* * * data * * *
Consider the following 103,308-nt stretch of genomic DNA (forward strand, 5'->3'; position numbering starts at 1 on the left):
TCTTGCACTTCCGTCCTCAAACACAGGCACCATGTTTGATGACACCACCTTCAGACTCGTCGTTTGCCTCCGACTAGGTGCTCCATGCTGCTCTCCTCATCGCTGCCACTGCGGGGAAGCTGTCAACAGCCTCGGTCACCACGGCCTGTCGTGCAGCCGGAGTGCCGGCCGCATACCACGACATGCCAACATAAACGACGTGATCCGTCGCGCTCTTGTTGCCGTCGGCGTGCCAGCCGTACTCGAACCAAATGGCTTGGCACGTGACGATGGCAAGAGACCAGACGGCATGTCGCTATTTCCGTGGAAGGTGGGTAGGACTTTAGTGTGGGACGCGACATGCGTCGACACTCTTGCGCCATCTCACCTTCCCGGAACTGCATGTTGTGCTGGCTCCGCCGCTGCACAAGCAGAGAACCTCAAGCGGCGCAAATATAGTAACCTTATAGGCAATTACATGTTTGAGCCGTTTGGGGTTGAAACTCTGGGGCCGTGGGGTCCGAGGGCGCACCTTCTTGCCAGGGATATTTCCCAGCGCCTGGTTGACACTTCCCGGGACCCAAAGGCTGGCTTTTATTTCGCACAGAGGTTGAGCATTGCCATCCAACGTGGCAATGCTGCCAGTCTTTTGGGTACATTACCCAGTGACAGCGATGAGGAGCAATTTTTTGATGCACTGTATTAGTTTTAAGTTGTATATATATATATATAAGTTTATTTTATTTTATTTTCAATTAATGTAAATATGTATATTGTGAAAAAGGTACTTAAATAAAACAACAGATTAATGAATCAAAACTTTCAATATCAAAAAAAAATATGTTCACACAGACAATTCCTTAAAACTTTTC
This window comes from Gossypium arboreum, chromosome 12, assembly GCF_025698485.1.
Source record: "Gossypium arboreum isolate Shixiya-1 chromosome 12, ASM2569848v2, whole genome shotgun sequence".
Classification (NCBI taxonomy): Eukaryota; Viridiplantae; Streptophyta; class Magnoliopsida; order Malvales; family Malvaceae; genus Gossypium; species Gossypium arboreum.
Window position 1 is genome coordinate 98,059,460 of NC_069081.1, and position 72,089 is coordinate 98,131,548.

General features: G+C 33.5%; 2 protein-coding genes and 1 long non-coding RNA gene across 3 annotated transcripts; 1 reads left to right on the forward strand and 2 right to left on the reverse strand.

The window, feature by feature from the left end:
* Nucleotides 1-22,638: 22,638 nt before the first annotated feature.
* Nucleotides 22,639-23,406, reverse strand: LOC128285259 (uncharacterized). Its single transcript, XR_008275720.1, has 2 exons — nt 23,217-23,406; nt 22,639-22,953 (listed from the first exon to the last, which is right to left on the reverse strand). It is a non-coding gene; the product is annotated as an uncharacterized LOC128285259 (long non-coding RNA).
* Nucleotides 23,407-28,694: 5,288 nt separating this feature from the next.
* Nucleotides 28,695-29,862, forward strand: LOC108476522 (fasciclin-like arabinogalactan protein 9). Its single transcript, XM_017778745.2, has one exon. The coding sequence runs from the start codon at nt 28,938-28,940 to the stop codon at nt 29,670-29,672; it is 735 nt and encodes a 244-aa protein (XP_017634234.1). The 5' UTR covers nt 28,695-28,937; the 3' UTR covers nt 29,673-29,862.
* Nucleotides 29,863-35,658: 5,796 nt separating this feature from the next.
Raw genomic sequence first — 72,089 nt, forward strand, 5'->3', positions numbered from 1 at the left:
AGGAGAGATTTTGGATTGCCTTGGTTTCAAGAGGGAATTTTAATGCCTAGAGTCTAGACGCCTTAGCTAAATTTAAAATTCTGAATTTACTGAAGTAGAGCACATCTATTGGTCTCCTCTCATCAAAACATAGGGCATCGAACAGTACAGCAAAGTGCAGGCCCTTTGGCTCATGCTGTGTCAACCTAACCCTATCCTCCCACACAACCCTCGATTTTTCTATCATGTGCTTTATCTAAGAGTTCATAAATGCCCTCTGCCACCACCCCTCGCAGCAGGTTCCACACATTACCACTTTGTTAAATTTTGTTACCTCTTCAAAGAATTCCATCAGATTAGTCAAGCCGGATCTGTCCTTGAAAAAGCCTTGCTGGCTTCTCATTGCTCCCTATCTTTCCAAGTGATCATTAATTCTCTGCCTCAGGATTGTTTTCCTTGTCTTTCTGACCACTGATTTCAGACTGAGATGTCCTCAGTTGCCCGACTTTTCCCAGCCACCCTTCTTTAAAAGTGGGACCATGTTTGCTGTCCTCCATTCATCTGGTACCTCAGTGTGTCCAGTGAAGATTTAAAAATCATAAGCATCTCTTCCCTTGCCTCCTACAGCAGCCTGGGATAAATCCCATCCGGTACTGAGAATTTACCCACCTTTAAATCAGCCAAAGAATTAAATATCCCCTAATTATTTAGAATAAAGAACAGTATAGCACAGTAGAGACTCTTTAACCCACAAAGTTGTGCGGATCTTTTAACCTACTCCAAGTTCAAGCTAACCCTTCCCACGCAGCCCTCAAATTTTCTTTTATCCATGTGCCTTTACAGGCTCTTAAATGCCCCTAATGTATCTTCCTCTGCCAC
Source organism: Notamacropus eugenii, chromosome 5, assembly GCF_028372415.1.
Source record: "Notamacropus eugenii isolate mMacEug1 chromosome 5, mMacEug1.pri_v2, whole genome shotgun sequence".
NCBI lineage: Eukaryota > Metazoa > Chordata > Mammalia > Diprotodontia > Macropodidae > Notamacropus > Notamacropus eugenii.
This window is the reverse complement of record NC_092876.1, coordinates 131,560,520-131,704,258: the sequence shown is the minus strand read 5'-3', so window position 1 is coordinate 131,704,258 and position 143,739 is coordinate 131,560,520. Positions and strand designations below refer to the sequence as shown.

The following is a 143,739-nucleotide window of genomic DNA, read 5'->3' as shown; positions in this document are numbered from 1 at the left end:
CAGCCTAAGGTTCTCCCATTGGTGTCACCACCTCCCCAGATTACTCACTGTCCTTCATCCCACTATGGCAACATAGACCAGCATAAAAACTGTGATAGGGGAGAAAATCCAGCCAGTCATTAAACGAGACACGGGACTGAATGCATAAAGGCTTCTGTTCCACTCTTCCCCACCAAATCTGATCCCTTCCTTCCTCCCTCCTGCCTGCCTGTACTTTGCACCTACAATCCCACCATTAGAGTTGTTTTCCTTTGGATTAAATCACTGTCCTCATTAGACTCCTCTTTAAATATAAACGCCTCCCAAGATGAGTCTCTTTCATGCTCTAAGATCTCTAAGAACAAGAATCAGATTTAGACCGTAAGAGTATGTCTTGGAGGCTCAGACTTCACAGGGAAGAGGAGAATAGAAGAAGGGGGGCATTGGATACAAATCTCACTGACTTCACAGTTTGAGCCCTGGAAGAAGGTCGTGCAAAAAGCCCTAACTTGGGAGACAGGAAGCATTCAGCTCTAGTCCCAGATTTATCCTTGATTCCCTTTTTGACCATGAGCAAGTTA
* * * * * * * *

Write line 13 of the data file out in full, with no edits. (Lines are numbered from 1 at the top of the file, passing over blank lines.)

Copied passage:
* Nucleotides 29,863-35,658: 5,796 nt separating this feature from the next.